Archives For Marijuana

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Man says marijuana is not his

Douglas Glidden

LIVERMORE FALLS, Maine — A Maine man pulled over by police insisted that the marijuana officers found in the car he was driving was not his.

His excuse? He’d stolen the car.

Police tell the Sun Journal that 25-year-old Douglas Glidden, of Jay, Maine, was stopped late Sunday night by police responding to reports of a disturbance.

Livermore Falls Chief Ernest Steward Jr. says when police found the marijuana, Glidden told them he had just stolen the car and the marijuana wasn’t his. Police confirmed the car had been reported stolen.

Glidden is facing several charges including operating under the influence and theft by unauthorized taking or transfer – and yes, a civil violation of possession of a useable amount of marijuana.

It could not be determined if he had a lawyer.

20 companies to undergo more scrutiny

Lawmaker Cart is before horse on medical marijuana

BOSTON — The Massachusetts Public Health Department said it will deeply scrutinize companies given provisional approval to run medical marijuana dispensaries.

The department notified companies approved for 20 provisional licenses that they will be subjected to extensive additional background checks on anyone “who will have any involvement” with the proposed dispensaries, including volunteers, consultants, advisory board members, staff members, and all corporate and individual investors.

Previously, the agency had said it would review only those who contributed 5 percent or more toward the operations, as well as the board of directors and members of the executive management team and corporation.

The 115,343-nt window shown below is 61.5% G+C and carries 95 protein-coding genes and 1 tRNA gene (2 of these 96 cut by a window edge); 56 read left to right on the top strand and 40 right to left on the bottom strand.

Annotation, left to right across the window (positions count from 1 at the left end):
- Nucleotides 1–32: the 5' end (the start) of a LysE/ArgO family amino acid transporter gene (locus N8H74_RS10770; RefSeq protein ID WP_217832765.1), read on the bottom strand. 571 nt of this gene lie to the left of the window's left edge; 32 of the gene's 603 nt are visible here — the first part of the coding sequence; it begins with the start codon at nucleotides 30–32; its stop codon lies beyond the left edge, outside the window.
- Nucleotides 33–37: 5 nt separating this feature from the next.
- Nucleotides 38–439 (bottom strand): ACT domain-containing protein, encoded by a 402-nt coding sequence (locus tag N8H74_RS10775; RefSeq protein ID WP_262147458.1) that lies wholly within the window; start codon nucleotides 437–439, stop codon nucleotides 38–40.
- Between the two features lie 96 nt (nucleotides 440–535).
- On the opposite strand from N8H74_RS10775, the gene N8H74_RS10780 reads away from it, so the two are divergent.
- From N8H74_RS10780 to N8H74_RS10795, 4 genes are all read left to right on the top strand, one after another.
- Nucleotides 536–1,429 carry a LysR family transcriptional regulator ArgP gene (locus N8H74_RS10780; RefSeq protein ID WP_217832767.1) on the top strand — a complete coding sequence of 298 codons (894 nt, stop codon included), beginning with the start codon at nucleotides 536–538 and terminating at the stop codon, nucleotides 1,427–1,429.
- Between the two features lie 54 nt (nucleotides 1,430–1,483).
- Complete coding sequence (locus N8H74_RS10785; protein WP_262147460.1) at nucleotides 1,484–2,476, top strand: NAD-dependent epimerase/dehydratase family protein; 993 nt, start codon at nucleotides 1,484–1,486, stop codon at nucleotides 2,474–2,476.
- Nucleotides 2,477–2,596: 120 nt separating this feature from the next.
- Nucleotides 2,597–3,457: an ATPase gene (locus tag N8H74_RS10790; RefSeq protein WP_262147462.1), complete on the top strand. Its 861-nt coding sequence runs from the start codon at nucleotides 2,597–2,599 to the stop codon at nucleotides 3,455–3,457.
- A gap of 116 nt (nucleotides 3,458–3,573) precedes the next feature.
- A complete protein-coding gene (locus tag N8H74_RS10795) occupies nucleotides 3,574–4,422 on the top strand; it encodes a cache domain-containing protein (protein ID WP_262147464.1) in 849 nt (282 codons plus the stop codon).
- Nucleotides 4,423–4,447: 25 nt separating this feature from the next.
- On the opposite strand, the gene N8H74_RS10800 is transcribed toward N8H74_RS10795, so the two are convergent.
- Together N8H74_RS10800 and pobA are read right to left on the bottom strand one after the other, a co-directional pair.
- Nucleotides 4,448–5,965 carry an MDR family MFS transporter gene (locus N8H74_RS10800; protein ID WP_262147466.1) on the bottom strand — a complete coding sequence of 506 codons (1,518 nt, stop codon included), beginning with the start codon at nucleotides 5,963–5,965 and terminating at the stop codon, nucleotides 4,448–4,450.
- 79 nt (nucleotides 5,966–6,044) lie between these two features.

News of the background checks was contained in a letter dated March 14 and obtained by The Boston Globe.

“These follow-up background checks are only one part of the ongoing verification process,” the letters said. The agency refused additional comment.

The agency on Thursday sent similar letters to six companies that were not chosen for provisional licenses but were invited by the state to reapply in one of the counties that has not yet been earmarked for a dispensary.

Companies are being charged $550 per individual checked, according to the letters. That’s in addition to the $30,000 charged for the application fee.

The selection process has come under intense scrutiny and three rejected companies have filed lawsuits.

Most dispensaries were expected to be running by August, but it’s unclear if the additional background checks will delay any openings.

3 people seriously injured in Astle Street blast 

TEWKSBURY, Mass. — A house explosion that injured three people in Tewksbury on Tuesday night has been blamed on a drug operation involving marijuana and butane.